by Colin Ellis Tuesday November 13, 2012

Every Friday, The Agenda’s Story of the Week brings you an interview with an expert on the week's top news story. (Read my previous blog post to see how we pick the topic.)

As always, we want your input. This week, a few stories have attracted our attention. We want to hear from you whether one of these stories should be our Story of the Week, or if there's another story out there you think we should profile instead. 

Ontario High School Teachers Protest Bill 115

Talks broke down between the Ontario Secondary School Teachers’ Federation (OSSTF) and the McGuinty government Monday after both sides failed to reach an agreement over Bill 115, the controversial law that freezes wages and governs teachers' collective bargaining rights. High school teachers in 20 school boards from Durham to Toronto will put a halt to some of their teaching duties, including parent-teacher meetings and filling in comments on report cards.

Many of you have already posted some helpful comments on Steve’s blog post last week on how to push the story forward (we've already Storify’d some of those comments for those interested in seeing what people have had to say).

Some of the comments indicated an interest in discussing whether or not the bill is an infringement on teachers' rights, and whether the powers given to the Minister of Education over the collective bargaining process go too far.

David Petraeus Sex Scandal

CIA director David Petraeus resigned last Friday following an FBI probe into an affair with his biographer, Paula Broadwell.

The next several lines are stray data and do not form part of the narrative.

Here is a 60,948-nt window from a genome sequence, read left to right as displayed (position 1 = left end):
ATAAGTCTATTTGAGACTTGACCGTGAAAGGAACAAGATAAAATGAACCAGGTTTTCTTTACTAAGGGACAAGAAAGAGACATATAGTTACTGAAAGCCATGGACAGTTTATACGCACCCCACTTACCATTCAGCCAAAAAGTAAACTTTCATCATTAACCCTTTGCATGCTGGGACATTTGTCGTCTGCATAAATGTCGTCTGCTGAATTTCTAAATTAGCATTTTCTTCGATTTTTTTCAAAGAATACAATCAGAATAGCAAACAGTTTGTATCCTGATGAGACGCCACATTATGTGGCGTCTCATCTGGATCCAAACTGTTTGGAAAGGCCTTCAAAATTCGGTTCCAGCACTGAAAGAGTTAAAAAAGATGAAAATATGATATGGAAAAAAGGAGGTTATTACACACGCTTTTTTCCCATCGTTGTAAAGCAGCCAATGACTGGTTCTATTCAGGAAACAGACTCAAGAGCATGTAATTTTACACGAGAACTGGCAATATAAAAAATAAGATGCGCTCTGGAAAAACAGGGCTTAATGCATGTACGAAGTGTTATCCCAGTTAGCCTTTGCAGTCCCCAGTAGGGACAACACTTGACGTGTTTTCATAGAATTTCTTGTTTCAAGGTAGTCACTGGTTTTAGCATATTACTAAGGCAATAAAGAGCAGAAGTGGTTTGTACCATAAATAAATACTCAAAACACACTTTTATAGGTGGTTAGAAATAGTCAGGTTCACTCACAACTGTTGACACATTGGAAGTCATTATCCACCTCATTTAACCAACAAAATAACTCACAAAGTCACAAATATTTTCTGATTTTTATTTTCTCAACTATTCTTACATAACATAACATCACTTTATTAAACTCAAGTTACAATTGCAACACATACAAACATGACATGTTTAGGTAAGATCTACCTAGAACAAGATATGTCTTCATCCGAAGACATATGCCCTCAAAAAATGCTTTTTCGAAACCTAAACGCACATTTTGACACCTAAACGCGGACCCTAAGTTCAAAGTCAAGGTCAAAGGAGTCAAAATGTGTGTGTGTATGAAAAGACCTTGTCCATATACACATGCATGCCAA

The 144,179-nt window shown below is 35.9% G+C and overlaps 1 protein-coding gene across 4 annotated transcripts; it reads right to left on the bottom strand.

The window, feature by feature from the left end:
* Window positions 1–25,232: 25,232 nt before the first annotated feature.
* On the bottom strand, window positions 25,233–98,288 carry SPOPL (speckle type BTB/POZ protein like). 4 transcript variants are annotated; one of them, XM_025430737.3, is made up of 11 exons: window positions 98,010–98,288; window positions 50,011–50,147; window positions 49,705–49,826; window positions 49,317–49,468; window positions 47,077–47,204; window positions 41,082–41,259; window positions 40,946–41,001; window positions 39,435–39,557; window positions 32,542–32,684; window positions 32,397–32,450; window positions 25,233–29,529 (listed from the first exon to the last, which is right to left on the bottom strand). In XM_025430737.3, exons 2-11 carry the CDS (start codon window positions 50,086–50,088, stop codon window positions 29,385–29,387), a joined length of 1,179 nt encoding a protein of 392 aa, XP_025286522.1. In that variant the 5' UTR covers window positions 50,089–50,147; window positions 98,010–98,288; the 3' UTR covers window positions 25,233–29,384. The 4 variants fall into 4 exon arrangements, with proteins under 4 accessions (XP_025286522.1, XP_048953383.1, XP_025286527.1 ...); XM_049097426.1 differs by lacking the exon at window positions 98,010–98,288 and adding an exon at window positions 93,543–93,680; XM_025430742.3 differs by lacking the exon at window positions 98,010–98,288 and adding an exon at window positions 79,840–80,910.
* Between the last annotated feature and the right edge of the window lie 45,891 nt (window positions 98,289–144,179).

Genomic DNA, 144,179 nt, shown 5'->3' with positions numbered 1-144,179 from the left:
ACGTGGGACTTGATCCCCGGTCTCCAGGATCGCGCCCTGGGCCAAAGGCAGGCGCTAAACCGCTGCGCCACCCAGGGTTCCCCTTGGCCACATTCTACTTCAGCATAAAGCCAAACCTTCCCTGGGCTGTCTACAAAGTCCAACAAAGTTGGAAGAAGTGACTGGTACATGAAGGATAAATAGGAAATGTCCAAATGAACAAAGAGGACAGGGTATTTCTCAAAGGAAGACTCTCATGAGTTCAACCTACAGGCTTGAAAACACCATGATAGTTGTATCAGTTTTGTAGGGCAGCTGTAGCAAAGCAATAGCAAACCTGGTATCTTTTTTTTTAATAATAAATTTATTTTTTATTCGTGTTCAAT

The FBI has expanded its probe to include General John R. Allen, commander of U.S. and NATO troops in Afghanistan, who is alleged to have shared inappropriate emails with Jill Kelley, a friend of the Petraeus family to whom Broadwell is alleged to have sent threatening emails.

For our purposes, it might be interesting to look into America’s moral outrage at sex scandals, from Bill Clinton, to Eliot Spitzer, and now David Petraeus. Are their personal indiscretions damaging to the nation's interests because those involved hold such important positions of power, or is everyone just overreacting?

Broken Borders

Israel struck an artillery launcher on Monday after a stray mortar shell from Syria hit Israeli-held territory, heightening the possibility of Israeli forces being drawn in to the Syrian conflict. Since the incident comes at the same time as ongoing rocket fire from the Gaza Strip into southern Israel and mounting pressure on Israeli leaders to take stronger action against those attacks, Israel could be drawn into military action on two fronts.

The Syrian civil war also threatens to drag in Turkey, which has felt the brunt of Syrian artillery shells on its border, costing Turkish lives.

The way we would look at this story is to explore these three border areas – Israel/Gaza, Israel/Syria, and Syria/Turkey – to get a better sense of the tensions on each border and what the potential for military action is.

Image credits: John Bonnar, rabble.ca, and The Guardian.